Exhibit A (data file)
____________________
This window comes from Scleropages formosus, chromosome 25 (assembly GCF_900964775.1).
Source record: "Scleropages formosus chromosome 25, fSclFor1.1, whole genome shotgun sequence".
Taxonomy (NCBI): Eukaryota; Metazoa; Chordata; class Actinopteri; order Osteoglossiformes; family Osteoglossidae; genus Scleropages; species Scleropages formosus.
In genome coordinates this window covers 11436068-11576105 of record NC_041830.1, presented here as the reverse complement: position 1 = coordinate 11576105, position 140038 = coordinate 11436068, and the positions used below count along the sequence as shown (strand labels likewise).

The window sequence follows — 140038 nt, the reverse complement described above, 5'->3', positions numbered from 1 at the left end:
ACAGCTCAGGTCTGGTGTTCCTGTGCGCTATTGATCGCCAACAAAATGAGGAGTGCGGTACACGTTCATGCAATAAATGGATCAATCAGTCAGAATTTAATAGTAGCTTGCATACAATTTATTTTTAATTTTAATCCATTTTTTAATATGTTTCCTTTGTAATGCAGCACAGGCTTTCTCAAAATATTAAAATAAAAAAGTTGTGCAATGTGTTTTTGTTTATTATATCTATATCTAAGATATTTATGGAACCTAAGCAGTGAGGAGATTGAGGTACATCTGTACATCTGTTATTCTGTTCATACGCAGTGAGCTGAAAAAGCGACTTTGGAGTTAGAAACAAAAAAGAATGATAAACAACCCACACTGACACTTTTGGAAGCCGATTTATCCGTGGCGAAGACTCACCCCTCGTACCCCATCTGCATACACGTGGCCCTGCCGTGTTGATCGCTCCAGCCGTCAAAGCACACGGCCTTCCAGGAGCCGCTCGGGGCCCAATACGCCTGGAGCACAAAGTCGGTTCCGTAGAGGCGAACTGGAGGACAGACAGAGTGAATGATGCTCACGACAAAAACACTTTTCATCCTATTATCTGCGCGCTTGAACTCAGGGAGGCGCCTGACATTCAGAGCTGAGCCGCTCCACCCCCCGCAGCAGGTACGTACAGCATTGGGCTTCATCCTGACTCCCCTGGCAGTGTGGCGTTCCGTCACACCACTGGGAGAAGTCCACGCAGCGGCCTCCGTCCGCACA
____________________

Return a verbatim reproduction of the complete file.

This window comes from Scleropages formosus, chromosome 25 (assembly GCF_900964775.1).
Source record: "Scleropages formosus chromosome 25, fSclFor1.1, whole genome shotgun sequence".
Taxonomy (NCBI): Eukaryota; Metazoa; Chordata; class Actinopteri; order Osteoglossiformes; family Osteoglossidae; genus Scleropages; species Scleropages formosus.
In genome coordinates this window covers 11436068-11576105 of record NC_041830.1, presented here as the reverse complement: position 1 = coordinate 11576105, position 140038 = coordinate 11436068, and the positions used below count along the sequence as shown (strand labels likewise).

The window sequence follows — 140038 nt, the reverse complement described above, 5'->3', positions numbered from 1 at the left end:
ACAGCTCAGGTCTGGTGTTCCTGTGCGCTATTGATCGCCAACAAAATGAGGAGTGCGGTACACGTTCATGCAATAAATGGATCAATCAGTCAGAATTTAATAGTAGCTTGCATACAATTTATTTTTAATTTTAATCCATTTTTTAATATGTTTCCTTTGTAATGCAGCACAGGCTTTCTCAAAATATTAAAATAAAAAAGTTGTGCAATGTGTTTTTGTTTATTATATCTATATCTAAGATATTTATGGAACCTAAGCAGTGAGGAGATTGAGGTACATCTGTACATCTGTTATTCTGTTCATACGCAGTGAGCTGAAAAAGCGACTTTGGAGTTAGAAACAAAAAAGAATGATAAACAACCCACACTGACACTTTTGGAAGCCGATTTATCCGTGGCGAAGACTCACCCCTCGTACCCCATCTGCATACACGTGGCCCTGCCGTGTTGATCGCTCCAGCCGTCAAAGCACACGGCCTTCCAGGAGCCGCTCGGGGCCCAATACGCCTGGAGCACAAAGTCGGTTCCGTAGAGGCGAACTGGAGGACAGACAGAGTGAATGATGCTCACGACAAAAACACTTTTCATCCTATTATCTGCGCGCTTGAACTCAGGGAGGCGCCTGACATTCAGAGCTGAGCCGCTCCACCCCCCGCAGCAGGTACGTACAGCATTGGGCTTCATCCTGACTCCCCTGGCAGTGTGGCGTTCCGTCACACCACTGGGAGAAGTCCACGCAGCGGCCTCCGTCCGCACA